Disclaimer: The following letter is the result of my own personal experiences growing up, experiences with children with whom I have interacted over the years, and the stories of friends, many of them parents themselves. I am never targeting any single parent that I have ever encountered, but rather am writing to any and all parents who have spent their lives chasing after the American dream, leaving behind their families in their failed attempts at happiness. I know these parents exist- I have witnessed the brokenness of both children and parents as a result of the futile pursuit of the American dream as a means to happiness. I am not looking to anger anyone, and if you find yourself disturbed by my words, I only ask, why does it bother you? Finally, a special note to every parent who sincerely loves their children and is simply working to keep them healthy and happy, my prayers go out to you. I am sorry that the world has kept you from your children. I am sorry that modern society has deprived you of your dream.
Dear modern parents,
I have a bone to pick with some of you, as well as a request to make. Over the past year, I have met many kinds of parents. I have dealt with the overbearing father, as well as the disinterested mother. I have met the disillusioned mother who thinks her darling daughter is an angel, as well as the equally disillusioned father who believes his son is a defiant creature incapable of good behavior. I have met you all, and you have left me frightened of the future that presently lies in your children’s hands.
But it is not their fault. It is yours. And mine. We are the adults who are supposed to be shaping them, giving them love and living as role models from whom they can learn. On behalf of these children, I have something that needs to be said.
You are not supposed to be their best friend. Trust me. If they are young children, they want a mother and a father. If they are teens, they need a mother and a father. They don’t want you to be their friend. Trust me- you will thank me one day, when they are young adults who willingly turn to you for advice and comfort because they realize that they need their parents. Then you can be their friend. My mom is one of my best friends now, but that’s because she has always been and will always be a mother to me first. Don’t be a friend. Be a mother. Be a father. Please.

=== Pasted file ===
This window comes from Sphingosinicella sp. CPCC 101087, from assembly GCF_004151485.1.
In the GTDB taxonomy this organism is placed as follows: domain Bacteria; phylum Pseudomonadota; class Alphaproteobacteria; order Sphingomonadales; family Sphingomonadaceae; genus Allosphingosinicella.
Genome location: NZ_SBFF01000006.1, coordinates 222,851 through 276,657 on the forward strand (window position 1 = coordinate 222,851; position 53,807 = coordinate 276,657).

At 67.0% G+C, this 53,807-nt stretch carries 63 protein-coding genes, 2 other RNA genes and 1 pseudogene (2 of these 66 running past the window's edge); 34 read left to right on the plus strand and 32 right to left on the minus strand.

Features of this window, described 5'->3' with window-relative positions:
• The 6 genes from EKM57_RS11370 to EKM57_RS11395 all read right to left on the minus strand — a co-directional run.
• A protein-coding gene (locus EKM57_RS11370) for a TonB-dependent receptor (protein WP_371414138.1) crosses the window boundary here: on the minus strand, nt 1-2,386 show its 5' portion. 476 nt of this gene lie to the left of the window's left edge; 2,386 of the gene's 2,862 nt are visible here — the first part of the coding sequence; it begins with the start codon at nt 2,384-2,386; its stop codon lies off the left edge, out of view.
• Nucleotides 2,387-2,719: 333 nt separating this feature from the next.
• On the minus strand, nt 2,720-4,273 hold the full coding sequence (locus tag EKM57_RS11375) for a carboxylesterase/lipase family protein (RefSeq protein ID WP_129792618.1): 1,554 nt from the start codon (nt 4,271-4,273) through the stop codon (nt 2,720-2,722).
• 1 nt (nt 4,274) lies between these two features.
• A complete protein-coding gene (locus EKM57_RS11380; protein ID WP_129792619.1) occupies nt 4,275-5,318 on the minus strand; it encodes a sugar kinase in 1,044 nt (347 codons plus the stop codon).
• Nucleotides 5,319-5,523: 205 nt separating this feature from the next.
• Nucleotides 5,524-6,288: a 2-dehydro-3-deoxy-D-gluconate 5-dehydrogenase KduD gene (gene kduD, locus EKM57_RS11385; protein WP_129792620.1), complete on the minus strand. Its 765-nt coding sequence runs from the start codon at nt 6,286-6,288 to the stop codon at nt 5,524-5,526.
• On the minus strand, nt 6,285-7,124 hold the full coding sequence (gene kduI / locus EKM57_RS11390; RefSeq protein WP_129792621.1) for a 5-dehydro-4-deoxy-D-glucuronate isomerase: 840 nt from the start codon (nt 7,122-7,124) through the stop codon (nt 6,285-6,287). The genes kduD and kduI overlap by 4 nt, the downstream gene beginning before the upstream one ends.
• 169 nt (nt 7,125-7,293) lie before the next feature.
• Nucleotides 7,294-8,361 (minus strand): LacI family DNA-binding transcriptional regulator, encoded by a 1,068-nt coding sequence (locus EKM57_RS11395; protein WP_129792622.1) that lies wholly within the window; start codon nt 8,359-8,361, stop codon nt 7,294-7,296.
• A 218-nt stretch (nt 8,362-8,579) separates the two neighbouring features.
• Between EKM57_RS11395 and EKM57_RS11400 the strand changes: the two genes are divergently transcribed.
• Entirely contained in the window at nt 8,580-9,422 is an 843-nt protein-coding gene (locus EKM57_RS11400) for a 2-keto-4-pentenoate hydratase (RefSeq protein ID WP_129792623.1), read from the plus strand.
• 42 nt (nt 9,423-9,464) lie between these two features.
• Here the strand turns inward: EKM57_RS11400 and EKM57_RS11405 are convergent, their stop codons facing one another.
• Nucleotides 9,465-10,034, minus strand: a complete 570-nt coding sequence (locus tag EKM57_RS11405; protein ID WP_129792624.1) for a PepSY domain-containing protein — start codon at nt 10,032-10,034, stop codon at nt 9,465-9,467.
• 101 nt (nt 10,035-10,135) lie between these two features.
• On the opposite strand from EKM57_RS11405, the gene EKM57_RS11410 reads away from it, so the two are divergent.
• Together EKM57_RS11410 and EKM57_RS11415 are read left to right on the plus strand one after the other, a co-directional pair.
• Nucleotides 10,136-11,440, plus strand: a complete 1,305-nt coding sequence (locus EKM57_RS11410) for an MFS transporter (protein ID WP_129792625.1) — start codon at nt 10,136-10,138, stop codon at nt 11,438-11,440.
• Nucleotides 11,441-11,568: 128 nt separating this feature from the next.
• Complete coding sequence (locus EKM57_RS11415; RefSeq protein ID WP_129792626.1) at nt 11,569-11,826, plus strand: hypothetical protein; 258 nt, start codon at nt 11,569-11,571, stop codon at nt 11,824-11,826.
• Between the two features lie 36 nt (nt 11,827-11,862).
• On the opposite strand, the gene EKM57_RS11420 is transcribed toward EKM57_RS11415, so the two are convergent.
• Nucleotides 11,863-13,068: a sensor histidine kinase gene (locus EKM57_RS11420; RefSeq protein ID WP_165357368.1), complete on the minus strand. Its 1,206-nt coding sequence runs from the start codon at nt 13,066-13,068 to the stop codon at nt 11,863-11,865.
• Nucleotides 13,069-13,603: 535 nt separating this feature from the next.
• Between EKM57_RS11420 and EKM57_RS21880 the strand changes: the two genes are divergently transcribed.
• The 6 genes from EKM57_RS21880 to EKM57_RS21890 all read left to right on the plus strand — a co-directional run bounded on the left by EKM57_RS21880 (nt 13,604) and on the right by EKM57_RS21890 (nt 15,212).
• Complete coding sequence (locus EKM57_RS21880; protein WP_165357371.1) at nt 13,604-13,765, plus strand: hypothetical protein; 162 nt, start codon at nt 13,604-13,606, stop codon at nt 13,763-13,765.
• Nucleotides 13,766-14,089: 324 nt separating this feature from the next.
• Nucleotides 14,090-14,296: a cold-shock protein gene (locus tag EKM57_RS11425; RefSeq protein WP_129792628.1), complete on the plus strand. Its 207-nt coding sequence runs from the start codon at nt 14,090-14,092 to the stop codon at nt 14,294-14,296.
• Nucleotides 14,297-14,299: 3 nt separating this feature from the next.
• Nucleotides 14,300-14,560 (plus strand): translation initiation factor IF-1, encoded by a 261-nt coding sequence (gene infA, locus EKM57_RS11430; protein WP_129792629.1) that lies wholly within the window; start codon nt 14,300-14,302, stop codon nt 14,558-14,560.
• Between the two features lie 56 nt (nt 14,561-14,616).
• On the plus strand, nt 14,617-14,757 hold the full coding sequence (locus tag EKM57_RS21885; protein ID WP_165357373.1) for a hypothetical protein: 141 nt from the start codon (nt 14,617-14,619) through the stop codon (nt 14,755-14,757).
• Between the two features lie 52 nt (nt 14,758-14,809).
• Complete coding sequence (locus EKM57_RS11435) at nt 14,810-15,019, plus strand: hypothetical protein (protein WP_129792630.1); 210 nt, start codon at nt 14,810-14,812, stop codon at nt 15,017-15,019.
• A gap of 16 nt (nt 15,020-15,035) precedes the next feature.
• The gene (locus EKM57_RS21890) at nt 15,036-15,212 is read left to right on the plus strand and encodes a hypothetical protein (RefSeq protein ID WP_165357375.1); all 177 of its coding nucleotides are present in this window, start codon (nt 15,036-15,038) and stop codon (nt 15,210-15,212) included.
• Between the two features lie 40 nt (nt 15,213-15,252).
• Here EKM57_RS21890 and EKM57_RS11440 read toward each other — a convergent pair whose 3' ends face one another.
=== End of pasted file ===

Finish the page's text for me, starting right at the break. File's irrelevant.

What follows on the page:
I spend my days getting to know your children. I learn about their strengths and their weaknesses. They tell me their favorite games to play, and their favorite TV shows to watch. I know who is allergic to peanuts, and who is lactose intolerant. I know who likes answering questions, even when they aren’t sure of the answers, and I know who will only express their thoughts on paper. I know these things because your children tell me. They like to share, and they do so unafraid of what I might think of them. They want to share themselves, even when they reach that age where it’s a struggle to pull anything more than a grunt from them. No one wants to be alone; no one wants to feel unloved.
I know your children, but how well do you know them? Do you know what their favorite food is? Their favorite subject in school? I know that there are plenty of loving, nurturing parents out there, and if you are reading this, I thank you from the bottom of my heart for everything that you do, and your children do too. They might not realize it now, but they will be grateful one day. Some things are only learned in hindsight, when we have matured and left behind our childish ways. So if you know the answers to these questions about your children, thank you for taking the time to learn them. And if you don ‘t know them, find out. I know that there are many reasons why a parent might not know their children as well as they would like. I know that the world can be cruel, and constantly threatens to separate children from their parents. But as parents, you are called to do what you can to overcome these obstacles. No parent is perfect, but every parent should constantly be working to love their children better today than they did yesterday.
As much as I find pleasure in my interactions with your children, I also weep for them. And for you. Why are some of my students left at home with their nanny while their father works and their mother spends her days everywhere but home? Why are some of these children more familiar with their teachers than their own parents? Why are children everywhere taking their first steps and speaking their first words with strangers instead of their own parents? Why are parents no longer raising their own children?